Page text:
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LawTalk
LawTalk, Attorney and Counselor at Law
Category: Family Law
Satisfied Customers: 35309
Experience:  30 years legal experience. I remain current in Family Law through regular continuing education.
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Ok here goes. I'm 64 wife 62. Can she file now ss and

Customer Question

Ok here goes. I'm 64 wife 62. Can she file now for her ss and then when I'm 66 I file and suspend mine so she can get higher amount for spouse ss and then when I file at 70 can she re file for higher spouse amount
Submitted: 1 year ago.
Category: Family Law
Expert:  LawTalk replied 1 year ago.
Good morning,
I'm Doug, and I'm sorry to hear of the confusion. My goal is to provide you with excellent service today.
You have it almost correct. Let me explain.
If your wife chooses to take her social security retirement benefit now, she will be penalized for an early benefit of about 25% of the full retirement benefit that she would receive if she waited to age 66 (full retirement age). However, yes, she may apply for her benefit now and switch to a spouse benefit at a later time.
When you turn full retirement age and either start your own retirement benefit, or you file for benefits and suspend while your benefit continues to grow to age 70, your wife will be eligible to switch from her own retirement benefit to a spouse benefit. Part of her early benefit penalty will however carry over to the spouse benefit. Here is how that works:
Let’s say that your wife’s Primary Insurance Amount (PIA)---the amount she could receive if she waited to full retirement age of 66--- is $1,000. She files for her own benefit at 62 and receives a reduced retirement benefit of $750.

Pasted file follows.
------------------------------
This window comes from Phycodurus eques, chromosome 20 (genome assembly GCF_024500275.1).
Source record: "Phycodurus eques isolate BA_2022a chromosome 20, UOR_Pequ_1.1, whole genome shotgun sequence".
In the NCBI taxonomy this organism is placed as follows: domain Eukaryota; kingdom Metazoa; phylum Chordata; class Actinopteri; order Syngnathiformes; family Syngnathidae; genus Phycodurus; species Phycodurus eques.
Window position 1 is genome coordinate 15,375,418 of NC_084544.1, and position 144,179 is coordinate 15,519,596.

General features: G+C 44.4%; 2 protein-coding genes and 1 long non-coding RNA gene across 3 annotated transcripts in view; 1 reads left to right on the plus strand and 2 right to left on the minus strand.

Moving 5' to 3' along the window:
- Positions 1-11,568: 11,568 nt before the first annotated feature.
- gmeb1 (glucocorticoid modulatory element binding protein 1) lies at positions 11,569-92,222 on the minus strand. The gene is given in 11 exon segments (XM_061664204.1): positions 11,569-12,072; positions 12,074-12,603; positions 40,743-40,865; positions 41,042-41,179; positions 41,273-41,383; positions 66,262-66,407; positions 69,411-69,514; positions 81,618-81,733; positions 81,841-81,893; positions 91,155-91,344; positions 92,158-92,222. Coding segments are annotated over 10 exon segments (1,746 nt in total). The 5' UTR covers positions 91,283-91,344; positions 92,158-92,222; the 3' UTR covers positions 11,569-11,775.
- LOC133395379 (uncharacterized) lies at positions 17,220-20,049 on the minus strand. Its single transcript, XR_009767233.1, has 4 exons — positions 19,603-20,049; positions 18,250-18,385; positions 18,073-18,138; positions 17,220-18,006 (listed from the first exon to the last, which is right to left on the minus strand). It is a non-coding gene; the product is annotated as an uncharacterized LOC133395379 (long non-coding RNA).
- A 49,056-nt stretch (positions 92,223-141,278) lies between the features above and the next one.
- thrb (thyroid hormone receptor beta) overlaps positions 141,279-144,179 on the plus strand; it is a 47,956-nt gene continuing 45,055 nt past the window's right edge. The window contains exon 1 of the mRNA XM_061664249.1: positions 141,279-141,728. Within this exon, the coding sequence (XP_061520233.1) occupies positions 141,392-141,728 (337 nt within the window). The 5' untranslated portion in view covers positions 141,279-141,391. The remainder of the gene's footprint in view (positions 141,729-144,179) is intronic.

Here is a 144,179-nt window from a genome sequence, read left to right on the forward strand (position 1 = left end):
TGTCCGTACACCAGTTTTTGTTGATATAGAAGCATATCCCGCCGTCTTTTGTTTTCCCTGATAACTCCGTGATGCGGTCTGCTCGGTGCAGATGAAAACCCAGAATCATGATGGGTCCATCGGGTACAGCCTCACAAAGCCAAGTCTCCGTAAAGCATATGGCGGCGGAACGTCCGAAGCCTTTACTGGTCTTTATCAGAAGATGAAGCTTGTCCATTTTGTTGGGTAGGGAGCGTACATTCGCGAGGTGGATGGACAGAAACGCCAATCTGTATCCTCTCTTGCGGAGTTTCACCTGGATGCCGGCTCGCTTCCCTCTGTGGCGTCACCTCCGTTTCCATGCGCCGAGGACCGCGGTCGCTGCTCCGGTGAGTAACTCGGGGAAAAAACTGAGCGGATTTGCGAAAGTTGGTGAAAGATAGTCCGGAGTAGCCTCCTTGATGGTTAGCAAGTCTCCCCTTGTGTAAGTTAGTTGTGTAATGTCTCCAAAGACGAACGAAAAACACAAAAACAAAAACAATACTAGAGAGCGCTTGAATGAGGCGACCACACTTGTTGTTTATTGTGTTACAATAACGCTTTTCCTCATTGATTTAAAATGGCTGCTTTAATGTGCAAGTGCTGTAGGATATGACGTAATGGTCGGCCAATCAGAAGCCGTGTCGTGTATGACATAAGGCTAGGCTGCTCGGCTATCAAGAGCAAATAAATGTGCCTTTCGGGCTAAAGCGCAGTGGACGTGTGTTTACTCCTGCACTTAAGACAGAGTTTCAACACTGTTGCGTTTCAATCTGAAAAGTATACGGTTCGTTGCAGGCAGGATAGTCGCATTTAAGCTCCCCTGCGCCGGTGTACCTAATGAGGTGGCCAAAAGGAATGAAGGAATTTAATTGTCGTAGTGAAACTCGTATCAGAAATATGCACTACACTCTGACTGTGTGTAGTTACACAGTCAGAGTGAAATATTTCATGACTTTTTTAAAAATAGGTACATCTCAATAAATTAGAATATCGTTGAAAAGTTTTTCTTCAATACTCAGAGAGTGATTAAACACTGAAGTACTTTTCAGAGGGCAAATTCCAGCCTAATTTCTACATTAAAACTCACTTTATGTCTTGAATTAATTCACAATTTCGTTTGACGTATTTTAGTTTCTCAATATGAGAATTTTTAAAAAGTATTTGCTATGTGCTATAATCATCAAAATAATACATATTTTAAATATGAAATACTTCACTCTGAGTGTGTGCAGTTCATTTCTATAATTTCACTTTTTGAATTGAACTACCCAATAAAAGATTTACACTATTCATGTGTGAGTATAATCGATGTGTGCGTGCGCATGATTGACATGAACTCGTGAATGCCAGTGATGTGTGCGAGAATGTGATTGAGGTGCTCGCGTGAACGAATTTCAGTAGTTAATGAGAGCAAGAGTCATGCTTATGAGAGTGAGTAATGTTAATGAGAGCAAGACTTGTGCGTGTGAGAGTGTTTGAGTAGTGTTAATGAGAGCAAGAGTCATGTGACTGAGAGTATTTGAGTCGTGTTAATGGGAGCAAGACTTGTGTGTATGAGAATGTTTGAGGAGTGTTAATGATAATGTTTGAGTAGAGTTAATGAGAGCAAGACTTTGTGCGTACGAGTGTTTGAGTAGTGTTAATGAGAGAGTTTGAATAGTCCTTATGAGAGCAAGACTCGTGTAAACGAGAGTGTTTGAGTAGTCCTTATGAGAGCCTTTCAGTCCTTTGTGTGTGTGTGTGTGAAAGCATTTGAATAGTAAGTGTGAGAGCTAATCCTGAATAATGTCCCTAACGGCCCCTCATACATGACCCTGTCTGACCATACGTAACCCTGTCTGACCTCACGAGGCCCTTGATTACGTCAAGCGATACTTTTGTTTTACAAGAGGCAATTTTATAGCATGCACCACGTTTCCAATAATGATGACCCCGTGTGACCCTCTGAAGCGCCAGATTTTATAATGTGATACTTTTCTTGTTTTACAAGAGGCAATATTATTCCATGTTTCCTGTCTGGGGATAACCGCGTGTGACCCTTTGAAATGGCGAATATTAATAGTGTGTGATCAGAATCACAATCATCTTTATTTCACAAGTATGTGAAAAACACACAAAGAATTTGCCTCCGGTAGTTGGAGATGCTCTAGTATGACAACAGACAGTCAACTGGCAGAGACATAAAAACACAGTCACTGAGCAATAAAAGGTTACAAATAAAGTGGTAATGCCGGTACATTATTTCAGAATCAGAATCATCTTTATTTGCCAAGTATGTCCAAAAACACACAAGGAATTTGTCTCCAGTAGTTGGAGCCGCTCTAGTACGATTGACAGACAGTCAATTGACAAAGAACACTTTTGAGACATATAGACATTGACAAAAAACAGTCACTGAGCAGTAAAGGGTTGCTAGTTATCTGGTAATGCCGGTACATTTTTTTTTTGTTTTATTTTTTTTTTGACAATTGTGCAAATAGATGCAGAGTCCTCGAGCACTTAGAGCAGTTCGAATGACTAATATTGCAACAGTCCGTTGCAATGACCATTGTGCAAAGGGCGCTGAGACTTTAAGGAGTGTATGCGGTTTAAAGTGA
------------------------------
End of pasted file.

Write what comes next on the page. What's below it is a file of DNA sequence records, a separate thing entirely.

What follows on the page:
And at 66 you have a PIA of $2500. She will be eligible to receive one-half of your PIA at her full retirement age. $2500 (your PIA); divided by two, that equals $1,250 (This is the full spouse’s rate). Social Security will subtract from the $1250 (the full spouse’s rate) – $1000 (her PIA)= $250.
Social Security will add that $250 to her reduced retirement benefit she is receiving at the time of the switch in amount of $750 and her new benefit amount at full retirement age will be $1,000, which is less than the full spouse’s rate.
If she is only 64 at the time you turn 66 and file and suspend, she would receive even less of a bump from a spouse benefit. It really would only make sense for her to switch from her own benefit to a spouse benefit when she reaches age 66.
Under social security rules, a person may only switch retirement benefits once. And because a spouse benefit can only ever be a portion of the "full retirement benefit" of the worker spouse, the fact that you would receive more at age 70 than at 66 would never be a benefit to her spouse benefit. Again, she is prevented from getting a percentage of more than what your age 66 benefit might pay you.
Finally, if you predecease her, she will then be eligible to apply for a survivor benefit. The survivor benefit replaces any retirement benefit she may be receiving and the survivor benefit is equal to 100% of the amount of benefit you are receiving, or eligible to receive, as of the date of your passing. So your waiting to age 70 WILL have a beneficial financial effect for your wife if you die before she does.
You may reply back to me using the Reply link and I will be happy to continue to assist you until I am able to address your concerns, to your satisfaction.
Kindly, remember to rate my service to you. That is how I am credited for assisting you.
I wish you and yours the best in 2015,
Doug